Although at one time accepted in principle by all the Justices,25 the tests have sometimes been difficult to apply,26 have recently come under direct attack by some Justices,27 and in several instances the Court has not applied them at all.28 Nonetheless, the Court employed the Lemon tests in several recent Establishment Clause decisions,29 and those tests remain the primary standard of Establishment Clause validity. Other tests, however, have also been formulated and used. Justice Kennedy has proffered “coercion” as an alternative test for violations of the Establishment Clause,30 and the Court has used that test as the basis for decision from time to time.31 But that test has been criticized on the grounds that it would eliminate a principal distinction between the Establishment Clause and the Free Exercise Clause and make the former a “virtual nullity.”32 Justice O’Connor has suggested “endorsement” as a clarification of the Lemon test; i.e., that the Establishment Clause is violated if the government intends its action to endorse or disapprove of religion or if a “reasonable observer” would perceive the government’s action as such an endorsement or disapproval.33 But others have criticized that test as too amorphous to provide adequate guidance.34 Justice O’Connor has also suggested that it may be inappropriate to try to shoehorn all Establishment Clause cases into one test, and has called instead for recognition that different contexts may call for different approaches.35 In two Establishment Clause decisions, the Court employed all three tests in one decision36 and relied primarily on a modified version of the Lemon tests in the other.37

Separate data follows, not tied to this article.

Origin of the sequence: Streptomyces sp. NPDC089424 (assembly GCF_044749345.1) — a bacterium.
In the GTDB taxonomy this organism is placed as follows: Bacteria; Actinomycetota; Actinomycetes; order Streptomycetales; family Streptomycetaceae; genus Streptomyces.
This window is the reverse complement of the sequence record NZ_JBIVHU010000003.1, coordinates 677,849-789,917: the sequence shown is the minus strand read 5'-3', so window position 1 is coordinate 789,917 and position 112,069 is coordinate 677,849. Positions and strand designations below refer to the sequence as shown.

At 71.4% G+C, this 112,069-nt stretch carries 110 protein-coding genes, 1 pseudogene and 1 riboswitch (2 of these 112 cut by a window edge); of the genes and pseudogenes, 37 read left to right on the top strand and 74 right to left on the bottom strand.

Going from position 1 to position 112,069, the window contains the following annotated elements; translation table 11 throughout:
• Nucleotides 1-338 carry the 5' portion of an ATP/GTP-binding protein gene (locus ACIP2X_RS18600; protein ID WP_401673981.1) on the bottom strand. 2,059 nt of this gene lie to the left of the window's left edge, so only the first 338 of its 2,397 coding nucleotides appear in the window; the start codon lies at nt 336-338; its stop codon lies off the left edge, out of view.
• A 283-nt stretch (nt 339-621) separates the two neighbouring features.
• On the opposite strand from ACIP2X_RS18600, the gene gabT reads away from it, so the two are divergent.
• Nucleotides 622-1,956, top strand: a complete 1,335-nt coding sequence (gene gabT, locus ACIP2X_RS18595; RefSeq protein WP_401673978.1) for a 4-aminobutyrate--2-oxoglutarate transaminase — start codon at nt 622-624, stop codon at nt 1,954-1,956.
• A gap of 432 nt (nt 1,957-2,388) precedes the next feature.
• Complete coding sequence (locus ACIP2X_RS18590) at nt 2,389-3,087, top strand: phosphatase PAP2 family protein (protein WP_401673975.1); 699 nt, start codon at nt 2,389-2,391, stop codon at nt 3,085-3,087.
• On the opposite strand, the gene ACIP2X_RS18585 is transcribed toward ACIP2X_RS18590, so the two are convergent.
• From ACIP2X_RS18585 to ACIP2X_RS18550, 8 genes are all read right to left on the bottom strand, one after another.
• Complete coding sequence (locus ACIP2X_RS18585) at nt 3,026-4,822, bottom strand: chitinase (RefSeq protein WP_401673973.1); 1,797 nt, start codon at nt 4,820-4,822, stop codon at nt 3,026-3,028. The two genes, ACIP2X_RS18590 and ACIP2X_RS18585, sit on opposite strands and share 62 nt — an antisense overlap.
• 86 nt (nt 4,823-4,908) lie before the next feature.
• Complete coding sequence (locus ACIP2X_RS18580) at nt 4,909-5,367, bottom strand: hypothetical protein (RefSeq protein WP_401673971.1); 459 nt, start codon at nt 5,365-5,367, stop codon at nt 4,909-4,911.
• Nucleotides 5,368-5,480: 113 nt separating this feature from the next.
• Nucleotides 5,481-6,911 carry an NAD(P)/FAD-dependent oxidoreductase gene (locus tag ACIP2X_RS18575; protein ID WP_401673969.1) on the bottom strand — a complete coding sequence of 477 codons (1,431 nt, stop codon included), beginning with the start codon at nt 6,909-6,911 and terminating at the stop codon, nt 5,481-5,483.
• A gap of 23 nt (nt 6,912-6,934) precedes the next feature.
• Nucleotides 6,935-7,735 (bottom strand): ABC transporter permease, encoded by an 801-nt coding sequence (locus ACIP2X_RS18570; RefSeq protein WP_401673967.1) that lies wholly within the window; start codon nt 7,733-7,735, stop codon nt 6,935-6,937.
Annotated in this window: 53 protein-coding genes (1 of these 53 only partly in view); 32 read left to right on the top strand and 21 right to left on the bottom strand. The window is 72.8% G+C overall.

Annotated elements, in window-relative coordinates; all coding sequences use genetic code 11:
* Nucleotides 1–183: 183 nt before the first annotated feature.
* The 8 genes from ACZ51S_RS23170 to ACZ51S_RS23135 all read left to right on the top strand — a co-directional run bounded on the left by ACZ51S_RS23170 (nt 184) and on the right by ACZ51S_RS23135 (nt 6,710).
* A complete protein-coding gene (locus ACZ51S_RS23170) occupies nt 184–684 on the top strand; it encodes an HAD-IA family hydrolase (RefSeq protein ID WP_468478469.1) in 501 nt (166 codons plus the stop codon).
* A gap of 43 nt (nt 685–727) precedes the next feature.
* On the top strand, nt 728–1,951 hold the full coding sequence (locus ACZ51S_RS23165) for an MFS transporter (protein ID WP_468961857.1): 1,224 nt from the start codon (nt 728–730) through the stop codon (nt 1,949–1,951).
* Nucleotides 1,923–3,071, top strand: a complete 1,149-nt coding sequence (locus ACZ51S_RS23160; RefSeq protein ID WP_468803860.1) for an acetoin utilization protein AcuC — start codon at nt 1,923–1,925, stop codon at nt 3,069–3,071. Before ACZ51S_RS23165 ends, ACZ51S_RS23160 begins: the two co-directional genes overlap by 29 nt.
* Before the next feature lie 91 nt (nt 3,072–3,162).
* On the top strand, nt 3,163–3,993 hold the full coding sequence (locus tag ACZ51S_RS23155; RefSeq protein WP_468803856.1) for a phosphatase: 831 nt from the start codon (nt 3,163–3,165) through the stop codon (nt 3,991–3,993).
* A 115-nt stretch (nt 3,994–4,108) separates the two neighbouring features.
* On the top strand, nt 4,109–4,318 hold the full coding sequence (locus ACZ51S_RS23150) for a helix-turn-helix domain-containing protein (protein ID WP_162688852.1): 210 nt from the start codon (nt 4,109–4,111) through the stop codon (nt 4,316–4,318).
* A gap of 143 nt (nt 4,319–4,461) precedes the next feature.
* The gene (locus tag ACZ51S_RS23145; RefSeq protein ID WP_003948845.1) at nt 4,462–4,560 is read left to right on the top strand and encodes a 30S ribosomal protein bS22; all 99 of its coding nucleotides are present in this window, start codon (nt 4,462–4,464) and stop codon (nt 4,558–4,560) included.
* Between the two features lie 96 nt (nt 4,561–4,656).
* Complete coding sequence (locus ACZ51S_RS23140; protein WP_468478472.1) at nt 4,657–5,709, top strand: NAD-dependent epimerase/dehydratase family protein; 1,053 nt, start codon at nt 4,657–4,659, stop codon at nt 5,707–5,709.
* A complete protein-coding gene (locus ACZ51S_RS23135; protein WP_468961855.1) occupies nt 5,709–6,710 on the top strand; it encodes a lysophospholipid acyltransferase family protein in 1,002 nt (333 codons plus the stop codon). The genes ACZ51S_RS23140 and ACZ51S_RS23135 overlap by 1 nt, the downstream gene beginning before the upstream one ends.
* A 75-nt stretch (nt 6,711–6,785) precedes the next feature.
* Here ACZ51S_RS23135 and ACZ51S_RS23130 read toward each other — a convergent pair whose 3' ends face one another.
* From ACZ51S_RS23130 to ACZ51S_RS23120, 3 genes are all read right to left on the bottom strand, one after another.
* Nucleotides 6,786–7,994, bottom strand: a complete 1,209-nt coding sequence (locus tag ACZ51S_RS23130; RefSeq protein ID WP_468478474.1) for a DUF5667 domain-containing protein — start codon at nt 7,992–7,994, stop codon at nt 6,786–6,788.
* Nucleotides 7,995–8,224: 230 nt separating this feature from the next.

In interpreting and applying the Free Exercise Clause, the Court has consistently held religious beliefs to be absolutely immune from governmental interference.38 But it has used a number of standards to review government action restrictive of religiously motivated conduct, ranging from formal neutrality39 to clear and present danger40 to strict scrutiny.41 For cases of intentional governmental discrimination against religion, the Court still employs strict scrutiny42 But for most other free exercise cases it has now reverted to a standard of formal neutrality. “[T]he right of free exercise,” it has stated, “does not relieve an individual of the obligation to comply with a ‘valid and neutral law of general applicability on the ground the law proscribes (or prescribes) conduct that his religion prescribes (or proscribes).’ ”43